From the house of Ice Age, Ron’s Gone Wrong is why I check to see if an animated movie has a Pixar logo attached to the poster. Ron’s Gone Wrong is as generic as a kid’s film can get. It’s one of those movies that substitutes the same slapstick bit as a joke, to be used, over and over again. When the movie isn’t telling lames jokes, it’s thematically confusing. Whose this intended for outside of children? Sure, you can make something entirely for young kids, but leave that up to Paw Patrol. With Ron’s Gone Wrong, The writers are attempting a social commentary about children’s addiction to smart devices but what they come up with for an ending is hypocritical to its theme.
In this film’s universe, every child owns a B-bot; it’s like an enormous Tamagotchi mixed with an iPhone. The B-bots are catered to a child’s personality utilizing their interests as metadata to purchase more materials. Barney Pudowski (Jack Dylan Grazer) is the neighborhood’s poor kid. His father, Graham (Ed Helms), sells cheap novelty items online to support his mother (Olivia Coleman) and son since his wife’s passing, Don’t worry; the movie doesn’t drown itself in domestic issues, much like how we don’t know why Andy’s mom has always been single in Toy Story. Unfortunately, the family dynamic doesn’t work since everyone is a label more than a character.
Dad is a nerdy, nervous bumbling mess, and Grandma is an out-of-touch old lady from the soviet union. The jokes between the characters are what you’d expect. Dad is Shiah LaBeoufing himself in “no’s” and tripping over everything while grandma wants to sell a goat to you. Barney is your typical loveable kid who has no character flaws whatsoever. His motivations are clear. He’s a kid that wants to fit in. His family is out of touch, causing him to be excluded. But what is unique about Barney? Why should I care about his story? The show’s real star is Ron (Zack Galifianakis), a rejected B-bot whose fate was meant for the garbage yard until Graham picked him up one faithful night. Being the only kid in school without a B-bot, Barney gets picked on a lot. With his malfunctioning toy, Barney has found a new friend and quite a bit of trouble for his community.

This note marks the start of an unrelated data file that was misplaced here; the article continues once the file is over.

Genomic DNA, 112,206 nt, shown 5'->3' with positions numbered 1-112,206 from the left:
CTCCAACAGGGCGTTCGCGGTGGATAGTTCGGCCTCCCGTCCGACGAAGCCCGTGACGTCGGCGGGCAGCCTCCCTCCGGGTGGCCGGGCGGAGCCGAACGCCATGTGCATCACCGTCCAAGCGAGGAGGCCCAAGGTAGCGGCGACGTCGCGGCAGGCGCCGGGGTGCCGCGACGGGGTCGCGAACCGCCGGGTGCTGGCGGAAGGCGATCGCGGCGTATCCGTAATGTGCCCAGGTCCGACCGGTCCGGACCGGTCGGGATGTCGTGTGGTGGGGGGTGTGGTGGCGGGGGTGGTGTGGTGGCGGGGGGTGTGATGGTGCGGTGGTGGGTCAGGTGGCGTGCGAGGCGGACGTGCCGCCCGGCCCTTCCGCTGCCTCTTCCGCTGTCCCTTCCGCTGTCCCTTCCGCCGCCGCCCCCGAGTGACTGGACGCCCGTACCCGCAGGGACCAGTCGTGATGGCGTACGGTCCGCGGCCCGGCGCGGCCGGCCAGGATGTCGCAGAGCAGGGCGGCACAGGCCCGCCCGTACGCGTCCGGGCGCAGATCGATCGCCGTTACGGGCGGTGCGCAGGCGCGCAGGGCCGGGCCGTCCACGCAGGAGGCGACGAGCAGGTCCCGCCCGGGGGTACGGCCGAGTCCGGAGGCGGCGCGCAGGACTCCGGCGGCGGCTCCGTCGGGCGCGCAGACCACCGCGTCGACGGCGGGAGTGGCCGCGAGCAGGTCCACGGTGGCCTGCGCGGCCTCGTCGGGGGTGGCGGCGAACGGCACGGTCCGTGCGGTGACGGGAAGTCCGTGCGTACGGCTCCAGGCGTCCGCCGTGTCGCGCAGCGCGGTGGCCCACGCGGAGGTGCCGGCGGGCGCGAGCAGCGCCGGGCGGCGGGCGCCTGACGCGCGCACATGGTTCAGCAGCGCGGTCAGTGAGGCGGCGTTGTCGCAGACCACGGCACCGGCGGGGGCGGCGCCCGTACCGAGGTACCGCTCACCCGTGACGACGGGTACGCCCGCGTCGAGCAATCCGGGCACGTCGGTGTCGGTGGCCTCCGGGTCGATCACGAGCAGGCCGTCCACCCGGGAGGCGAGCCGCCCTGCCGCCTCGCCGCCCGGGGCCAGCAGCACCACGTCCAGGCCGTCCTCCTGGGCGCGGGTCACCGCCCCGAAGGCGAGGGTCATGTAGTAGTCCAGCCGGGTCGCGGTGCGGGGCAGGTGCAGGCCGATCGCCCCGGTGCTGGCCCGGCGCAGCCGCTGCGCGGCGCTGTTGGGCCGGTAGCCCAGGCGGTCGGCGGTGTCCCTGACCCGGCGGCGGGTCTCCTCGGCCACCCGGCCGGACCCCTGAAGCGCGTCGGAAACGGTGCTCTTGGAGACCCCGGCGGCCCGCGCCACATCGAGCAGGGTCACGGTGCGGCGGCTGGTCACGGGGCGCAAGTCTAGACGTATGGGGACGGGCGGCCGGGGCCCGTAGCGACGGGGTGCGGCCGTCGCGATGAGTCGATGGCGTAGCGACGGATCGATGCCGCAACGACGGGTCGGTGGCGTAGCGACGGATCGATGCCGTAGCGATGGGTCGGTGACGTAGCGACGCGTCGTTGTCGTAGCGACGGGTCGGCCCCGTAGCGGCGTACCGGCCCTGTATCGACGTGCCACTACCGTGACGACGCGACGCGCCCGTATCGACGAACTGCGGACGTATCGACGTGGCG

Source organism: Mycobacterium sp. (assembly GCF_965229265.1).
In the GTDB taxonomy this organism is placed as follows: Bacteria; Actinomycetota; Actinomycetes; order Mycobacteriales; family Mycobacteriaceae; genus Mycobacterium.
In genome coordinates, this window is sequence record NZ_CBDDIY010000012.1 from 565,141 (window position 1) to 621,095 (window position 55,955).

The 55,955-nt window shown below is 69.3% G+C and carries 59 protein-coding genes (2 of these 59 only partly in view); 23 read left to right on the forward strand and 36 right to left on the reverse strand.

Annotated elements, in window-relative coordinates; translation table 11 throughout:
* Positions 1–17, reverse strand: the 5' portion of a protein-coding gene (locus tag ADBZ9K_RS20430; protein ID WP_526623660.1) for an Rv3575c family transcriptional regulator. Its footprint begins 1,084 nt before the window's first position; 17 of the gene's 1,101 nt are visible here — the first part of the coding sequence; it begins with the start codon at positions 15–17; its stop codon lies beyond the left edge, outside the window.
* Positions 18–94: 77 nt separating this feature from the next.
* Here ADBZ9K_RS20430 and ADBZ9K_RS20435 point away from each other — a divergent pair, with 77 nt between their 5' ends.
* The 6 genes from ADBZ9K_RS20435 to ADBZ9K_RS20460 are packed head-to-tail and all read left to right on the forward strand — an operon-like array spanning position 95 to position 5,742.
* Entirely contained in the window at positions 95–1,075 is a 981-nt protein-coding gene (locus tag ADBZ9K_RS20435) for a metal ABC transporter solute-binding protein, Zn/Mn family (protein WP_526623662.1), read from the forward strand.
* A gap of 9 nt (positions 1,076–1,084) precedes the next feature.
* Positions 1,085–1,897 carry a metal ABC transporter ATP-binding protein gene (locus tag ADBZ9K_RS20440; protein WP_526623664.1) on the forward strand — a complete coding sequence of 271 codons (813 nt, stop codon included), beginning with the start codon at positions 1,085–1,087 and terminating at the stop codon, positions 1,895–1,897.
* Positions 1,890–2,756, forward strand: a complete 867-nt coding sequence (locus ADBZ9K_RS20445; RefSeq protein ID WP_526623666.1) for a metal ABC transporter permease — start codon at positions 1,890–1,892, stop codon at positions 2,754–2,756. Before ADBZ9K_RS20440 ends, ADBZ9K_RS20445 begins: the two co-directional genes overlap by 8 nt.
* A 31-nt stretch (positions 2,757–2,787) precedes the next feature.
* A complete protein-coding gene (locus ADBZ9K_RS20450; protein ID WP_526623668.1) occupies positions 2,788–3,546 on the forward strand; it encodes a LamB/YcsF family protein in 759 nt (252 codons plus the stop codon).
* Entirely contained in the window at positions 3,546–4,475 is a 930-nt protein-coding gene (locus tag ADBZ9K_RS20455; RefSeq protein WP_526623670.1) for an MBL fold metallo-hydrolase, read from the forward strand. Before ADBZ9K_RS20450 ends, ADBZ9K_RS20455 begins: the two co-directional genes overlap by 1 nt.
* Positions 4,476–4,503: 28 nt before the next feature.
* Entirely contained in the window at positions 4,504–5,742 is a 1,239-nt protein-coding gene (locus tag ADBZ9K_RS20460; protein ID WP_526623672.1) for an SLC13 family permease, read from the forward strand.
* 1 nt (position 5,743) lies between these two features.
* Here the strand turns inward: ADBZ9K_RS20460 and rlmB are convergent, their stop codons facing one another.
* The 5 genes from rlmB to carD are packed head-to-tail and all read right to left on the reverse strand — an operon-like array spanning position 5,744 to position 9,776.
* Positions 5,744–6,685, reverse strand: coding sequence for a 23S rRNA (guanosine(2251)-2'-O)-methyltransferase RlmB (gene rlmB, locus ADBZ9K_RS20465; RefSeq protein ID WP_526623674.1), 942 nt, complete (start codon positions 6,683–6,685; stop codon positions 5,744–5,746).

Whatever interesting avenues the film could have taken with conscious artificiality is hardly explored. I get it’s a kid’s film, and the filmmakers aren’t aiming to create Blade Runner, but I’d like a little more depth to Ron, whos’ primarily relegated to smashing into other objects for 90% of the picture. The big evil honcho of the film is a carbon copy of Apple CEO Tim Cook. Andrew Morris (Rob Delaney) is only interested in selling B-bots so children can purchase more materials that maximize corporate profits. I’m not sure how that’s an evil plan more than it’s an effective business model. Or, that would have been an effective diabolical scheme if the film didn’t end the way it did.
You’d think the message of the movie would be “it’s the people in our lives that matter the most.” Not so; it’s the things we own that’s important. When the big climactic end reaches its crescendo, the children in this story all keep their robots. So how do things change from the beginning? I guess the B-bots don’t tell the kids to buy anything, thus being their real friends? I have no idea what changed or what I was supposed to learn when the credits rolled. If an adult like me is confused about the movie’s message, imagine how a child will feel. Secondly, how many fake B-bots will Disney sell? The B-bot could be a cash cow for a cartoon that’s supposed to be anti-consumerism. I don’t know what to think other than I could have watched this film next to Minions or Robots and seen the same picture. 20th Century Studios Animation needs an upgrade.